Going Up the Country
Going Up the Country
How the Counterculture Changed Vermont and Offers Hope for America
Going Up the Country is part oral history, part nostalgia-tinged narrative, and part clear-eyed analysis of the multi-faceted phenomenon collectively referred to as the counterculture movement in Vermont. This is the story of how thousands of young migrants, largely from the cities and suburbs of New York and Massachusetts, turned their backs on the establishment of the 1950s and moved to the back woods, small towns and cities of rural Vermont, spawning a revolution in lifestyle, politics, sexuality, and business practices that would have a profound impact on the state and the rest of the nation. The movement brought hippies, back-to-the-landers, political radicals, sexual libertines, and utopians to a previously conservative state that led us to farm to table, Bernie Sanders, and the progressive politics of today. A fascinating look back on the long, strange trip that was the counterculture in Vermont.
When the Hippies, Dreamers, Freaks, and Radicals Moved to Vermont
In the mid-1960s, Vermonters were so alarmed by reports of an impending invasion by long-haired, radical hippies that they considered forming militias to defend themselves against the onslaught. As it turned out, many of the young people who went “back to the land” made friends among the native Vermonters. As one person put it, “we all had our ‘farmer’” or, in the case of Mary Mathias and her former husband, the journalist Robert Houriet, the founders of Frog Run commune in Vermont’s Northeast Kingdom, a local kid who taught them how to properly stack their firewood so the woodpile wouldn’t fall down or how to build a chimney so the smoke wouldn’t blow back into the house. In the intervening years, as the newcomers and the locals who joined them transformed the once-solidly conservative state into one of the nation’s most progressive, so too were the transplants changed as they discovered in Vermont a participatory form of government that they, like Social Democrat Bernie Sanders, could embrace and a state small enough to launch remarkably successful endeavors such as Ben & Jerry’s Homemade Ice Cream.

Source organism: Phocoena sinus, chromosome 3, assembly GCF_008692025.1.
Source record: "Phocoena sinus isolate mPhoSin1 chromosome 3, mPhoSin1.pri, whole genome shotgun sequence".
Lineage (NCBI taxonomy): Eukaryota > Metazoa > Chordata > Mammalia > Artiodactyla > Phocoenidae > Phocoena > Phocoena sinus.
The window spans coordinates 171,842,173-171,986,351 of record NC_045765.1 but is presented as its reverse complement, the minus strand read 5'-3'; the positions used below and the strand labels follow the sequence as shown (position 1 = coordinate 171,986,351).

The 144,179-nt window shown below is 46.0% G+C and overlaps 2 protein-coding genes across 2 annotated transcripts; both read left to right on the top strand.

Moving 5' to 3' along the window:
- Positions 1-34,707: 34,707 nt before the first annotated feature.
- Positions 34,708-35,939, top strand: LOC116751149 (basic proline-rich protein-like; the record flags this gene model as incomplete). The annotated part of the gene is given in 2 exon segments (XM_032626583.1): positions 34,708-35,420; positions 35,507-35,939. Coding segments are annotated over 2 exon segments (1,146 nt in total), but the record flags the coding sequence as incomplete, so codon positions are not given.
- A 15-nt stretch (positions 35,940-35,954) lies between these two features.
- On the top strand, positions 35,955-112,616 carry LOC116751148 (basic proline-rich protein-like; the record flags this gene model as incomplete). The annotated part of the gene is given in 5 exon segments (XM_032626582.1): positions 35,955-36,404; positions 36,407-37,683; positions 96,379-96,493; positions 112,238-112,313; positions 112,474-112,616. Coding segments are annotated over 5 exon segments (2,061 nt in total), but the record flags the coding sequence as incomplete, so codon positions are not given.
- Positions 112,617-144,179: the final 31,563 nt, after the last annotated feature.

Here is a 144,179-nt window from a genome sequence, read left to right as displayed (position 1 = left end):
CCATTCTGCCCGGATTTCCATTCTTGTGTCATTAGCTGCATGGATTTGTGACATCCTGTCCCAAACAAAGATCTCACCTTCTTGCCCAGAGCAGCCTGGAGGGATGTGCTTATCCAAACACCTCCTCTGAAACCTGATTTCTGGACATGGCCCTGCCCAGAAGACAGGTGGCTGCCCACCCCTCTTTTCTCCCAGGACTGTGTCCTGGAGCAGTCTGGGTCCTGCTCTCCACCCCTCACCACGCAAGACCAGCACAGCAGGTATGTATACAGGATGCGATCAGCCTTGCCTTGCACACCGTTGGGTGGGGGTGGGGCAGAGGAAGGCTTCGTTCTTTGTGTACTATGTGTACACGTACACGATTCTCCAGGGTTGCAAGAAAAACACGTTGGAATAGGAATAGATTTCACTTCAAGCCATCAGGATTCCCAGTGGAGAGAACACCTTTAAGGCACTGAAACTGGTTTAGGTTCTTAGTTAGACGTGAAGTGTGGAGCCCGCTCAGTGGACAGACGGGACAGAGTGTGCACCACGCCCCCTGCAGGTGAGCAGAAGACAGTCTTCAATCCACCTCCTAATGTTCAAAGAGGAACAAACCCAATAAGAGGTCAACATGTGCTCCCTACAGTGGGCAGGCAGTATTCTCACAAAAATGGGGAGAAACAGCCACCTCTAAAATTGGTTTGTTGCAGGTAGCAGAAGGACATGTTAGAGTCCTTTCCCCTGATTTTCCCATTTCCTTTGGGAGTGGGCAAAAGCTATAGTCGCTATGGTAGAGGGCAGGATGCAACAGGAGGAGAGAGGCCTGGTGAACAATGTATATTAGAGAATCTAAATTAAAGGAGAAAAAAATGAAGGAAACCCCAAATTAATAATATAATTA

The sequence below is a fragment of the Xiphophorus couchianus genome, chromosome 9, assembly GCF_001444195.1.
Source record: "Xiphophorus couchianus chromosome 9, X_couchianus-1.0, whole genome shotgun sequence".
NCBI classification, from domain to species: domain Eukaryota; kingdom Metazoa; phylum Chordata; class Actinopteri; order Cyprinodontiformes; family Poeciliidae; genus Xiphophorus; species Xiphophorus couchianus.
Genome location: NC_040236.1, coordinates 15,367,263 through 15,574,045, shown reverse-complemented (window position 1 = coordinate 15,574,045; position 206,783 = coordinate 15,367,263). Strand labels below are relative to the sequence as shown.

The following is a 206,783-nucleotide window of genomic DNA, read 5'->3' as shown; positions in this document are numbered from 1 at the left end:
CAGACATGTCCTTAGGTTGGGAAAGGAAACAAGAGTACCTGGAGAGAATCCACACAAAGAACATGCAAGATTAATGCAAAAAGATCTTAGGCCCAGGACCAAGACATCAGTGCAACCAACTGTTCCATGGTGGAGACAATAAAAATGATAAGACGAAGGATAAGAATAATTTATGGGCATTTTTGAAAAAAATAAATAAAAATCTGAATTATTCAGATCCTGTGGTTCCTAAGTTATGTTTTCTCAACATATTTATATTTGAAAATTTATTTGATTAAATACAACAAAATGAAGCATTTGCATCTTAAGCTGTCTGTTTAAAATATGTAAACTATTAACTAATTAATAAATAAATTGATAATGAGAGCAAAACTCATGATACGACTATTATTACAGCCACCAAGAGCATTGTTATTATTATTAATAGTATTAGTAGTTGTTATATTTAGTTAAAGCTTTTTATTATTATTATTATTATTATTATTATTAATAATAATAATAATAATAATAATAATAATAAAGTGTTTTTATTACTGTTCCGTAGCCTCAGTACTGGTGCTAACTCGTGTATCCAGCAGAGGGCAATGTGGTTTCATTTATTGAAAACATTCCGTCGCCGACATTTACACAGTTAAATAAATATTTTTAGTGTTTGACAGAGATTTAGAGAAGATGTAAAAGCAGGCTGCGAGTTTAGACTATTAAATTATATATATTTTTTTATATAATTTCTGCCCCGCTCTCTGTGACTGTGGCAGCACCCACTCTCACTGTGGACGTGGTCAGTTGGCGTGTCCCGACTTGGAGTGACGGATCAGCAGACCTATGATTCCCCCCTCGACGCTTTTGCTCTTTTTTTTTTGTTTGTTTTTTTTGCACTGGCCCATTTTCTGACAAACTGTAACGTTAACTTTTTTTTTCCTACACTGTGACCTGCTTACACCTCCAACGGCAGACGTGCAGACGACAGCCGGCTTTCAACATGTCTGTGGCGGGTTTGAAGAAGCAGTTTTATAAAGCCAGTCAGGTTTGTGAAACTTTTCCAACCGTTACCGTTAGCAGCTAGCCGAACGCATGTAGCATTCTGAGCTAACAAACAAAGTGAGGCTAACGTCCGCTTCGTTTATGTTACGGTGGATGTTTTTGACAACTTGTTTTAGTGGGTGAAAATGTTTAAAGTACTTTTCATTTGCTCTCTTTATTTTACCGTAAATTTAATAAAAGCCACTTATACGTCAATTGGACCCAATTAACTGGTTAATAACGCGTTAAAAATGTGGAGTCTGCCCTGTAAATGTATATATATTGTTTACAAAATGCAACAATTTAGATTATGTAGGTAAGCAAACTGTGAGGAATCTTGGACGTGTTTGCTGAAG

I was one of those flatlanders – hippies, if you like – who sought refuge from the Vietnam War, the divisions in our country, and a culture that measured people by how much money they made and the color of their skin. While my neighbors may have been suspicious when my first husband and I moved to the mountain town of Goshen, within a few years I’d been elected a justice of the peace there and was collecting the stories of the old timers in town. For in no time, we came to appreciate and share what’s best about Vermont and Vermonters — self-reliance and perseverance, respect for the individual, love of the rural environment, and the right to be different — while also seeing some of our far-out ideas – free health clinics, for example, or same-sex marriage – become realities.
As with any movement, there has been blowback, some deserved. Indeed, there was over-indulgence and insensitivity, especially in the early years, and many failed marriages, much as immoderation and false starts are part of many demographic group’s maturation. The voices of critics of the movement are represented in Going Up the Country as well. Nonetheless, it must be acknowledged that the outsiders came at just the right time and reinvigorated a state that had been losing its young people to other places for decades. Beyond Vermont, some brought the skills and convictions they had nourished in the Green Mountain State to places far away — bringing health care to the endangered herdsmen of Mongolia, for example, or serving on the war crimes court of Bosnia and Herzegovina, for another. Indeed, and perhaps most important, the stories of these Vermonters, once unwanted and feared, illustrate a truth that’s needed in today’s world, perhaps more than ever, that one person can make a difference, working with others for positive change in one’s neighborhood, one’s town or city, one’s state, nation and beyond.
Quite a trip, indeed.
A Single Childhood Memory of Vermont
I have a single memory of Vermont from a childhood ride across the Connecticut River while on summer vacation in New Hampshire. My father was showing off his amazing sense of direction, a favorite pastime that took us to unexpected places, only this time he had taken a dirt road that dead-ended in a muddy dooryard where a straw-hatted farmer awaited, leveling a shotgun at our new, fancy Pontiac. My rearview movie, as dad sped us away, remains vivid in memory: acre after acre of rolling green pastures, a falling-down barn with a cedar-shake roof, iconic heifers grazing under a perfectly blue sky, and that farmer grinning at me as he grew tinier and tinier, his arm raised in defiance of the coming of us, the outsiders.